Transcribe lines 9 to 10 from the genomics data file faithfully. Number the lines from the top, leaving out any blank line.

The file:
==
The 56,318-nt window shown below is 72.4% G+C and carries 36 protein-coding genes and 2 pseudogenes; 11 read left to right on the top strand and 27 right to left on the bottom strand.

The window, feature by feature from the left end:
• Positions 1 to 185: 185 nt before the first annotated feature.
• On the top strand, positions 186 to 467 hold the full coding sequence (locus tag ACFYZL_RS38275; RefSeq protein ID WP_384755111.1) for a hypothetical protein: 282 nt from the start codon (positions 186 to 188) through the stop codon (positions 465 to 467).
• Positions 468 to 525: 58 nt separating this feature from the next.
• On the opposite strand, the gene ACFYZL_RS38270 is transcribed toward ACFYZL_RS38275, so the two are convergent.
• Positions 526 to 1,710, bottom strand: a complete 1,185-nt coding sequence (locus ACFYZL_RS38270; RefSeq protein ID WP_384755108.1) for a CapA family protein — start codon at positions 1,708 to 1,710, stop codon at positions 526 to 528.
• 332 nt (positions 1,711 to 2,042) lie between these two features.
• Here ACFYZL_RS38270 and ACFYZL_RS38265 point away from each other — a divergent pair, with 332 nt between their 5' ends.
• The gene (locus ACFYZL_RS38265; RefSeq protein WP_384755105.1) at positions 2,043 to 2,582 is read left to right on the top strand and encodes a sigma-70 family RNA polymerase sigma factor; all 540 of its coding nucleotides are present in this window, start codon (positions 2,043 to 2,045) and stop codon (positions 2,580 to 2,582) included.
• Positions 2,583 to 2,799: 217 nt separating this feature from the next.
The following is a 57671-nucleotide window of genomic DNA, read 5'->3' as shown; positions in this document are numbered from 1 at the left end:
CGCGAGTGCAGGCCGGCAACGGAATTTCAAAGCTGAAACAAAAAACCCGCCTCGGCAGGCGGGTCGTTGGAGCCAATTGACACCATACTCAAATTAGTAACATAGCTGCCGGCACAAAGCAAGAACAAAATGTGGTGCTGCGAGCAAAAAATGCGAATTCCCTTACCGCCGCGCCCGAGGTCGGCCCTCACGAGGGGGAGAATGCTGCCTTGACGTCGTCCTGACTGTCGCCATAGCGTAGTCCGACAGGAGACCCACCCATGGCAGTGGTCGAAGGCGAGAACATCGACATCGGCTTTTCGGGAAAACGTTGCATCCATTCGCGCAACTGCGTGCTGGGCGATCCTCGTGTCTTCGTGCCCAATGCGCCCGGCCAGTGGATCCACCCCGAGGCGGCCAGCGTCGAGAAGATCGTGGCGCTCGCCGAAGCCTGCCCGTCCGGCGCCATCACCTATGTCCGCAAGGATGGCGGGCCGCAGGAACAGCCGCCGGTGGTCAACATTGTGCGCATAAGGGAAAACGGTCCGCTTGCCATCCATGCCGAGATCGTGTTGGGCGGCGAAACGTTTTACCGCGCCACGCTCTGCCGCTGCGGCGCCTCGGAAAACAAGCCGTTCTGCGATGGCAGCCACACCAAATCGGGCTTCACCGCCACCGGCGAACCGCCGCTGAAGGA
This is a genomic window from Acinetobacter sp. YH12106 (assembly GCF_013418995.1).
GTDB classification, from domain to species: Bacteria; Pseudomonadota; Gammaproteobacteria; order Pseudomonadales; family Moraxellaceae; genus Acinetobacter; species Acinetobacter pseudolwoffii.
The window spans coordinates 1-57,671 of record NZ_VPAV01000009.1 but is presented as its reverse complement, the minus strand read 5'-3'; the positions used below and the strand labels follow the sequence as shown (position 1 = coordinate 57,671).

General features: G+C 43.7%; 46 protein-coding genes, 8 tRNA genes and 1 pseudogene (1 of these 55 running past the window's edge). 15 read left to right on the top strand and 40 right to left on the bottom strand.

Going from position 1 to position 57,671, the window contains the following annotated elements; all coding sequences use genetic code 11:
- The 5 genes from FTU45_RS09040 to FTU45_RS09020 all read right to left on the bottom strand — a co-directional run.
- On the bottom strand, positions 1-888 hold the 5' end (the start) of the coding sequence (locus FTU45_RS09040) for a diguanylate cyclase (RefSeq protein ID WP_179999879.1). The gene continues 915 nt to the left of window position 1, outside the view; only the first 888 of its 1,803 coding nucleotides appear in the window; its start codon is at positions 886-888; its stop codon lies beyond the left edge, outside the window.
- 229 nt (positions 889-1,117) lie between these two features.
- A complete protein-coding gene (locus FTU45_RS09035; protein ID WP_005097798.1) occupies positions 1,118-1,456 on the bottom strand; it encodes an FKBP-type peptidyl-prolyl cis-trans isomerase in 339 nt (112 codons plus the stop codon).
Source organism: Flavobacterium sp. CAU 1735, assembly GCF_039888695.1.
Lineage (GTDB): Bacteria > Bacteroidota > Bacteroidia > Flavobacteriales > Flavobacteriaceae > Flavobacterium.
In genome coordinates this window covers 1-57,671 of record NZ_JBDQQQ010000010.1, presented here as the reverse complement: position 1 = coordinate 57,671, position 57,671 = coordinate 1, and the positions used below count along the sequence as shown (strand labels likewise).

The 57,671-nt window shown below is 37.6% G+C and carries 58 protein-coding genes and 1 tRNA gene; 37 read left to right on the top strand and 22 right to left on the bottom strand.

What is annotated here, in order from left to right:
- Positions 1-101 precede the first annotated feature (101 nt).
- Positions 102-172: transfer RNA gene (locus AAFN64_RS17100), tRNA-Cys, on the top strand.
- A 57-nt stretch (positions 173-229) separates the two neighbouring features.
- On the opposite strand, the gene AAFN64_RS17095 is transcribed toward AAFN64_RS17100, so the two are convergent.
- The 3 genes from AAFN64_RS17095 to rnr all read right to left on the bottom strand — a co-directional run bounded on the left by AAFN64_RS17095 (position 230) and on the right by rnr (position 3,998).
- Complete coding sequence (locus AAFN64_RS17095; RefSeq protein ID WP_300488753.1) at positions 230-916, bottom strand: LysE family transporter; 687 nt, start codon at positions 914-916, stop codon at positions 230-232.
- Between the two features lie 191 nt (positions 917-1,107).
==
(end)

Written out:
• Here ACFYZL_RS38270 and ACFYZL_RS38265 point away from each other — a divergent pair, with 332 nt between their 5' ends.
• The gene (locus ACFYZL_RS38265; RefSeq protein WP_384755105.1) at positions 2,043 to 2,582 is read left to right on the top strand and encodes a sigma-70 family RNA polymerase sigma factor; all 540 of its coding nucleotides are present in this window, start codon (positions 2,043 to 2,045) and stop codon (positions 2,580 to 2,582) included.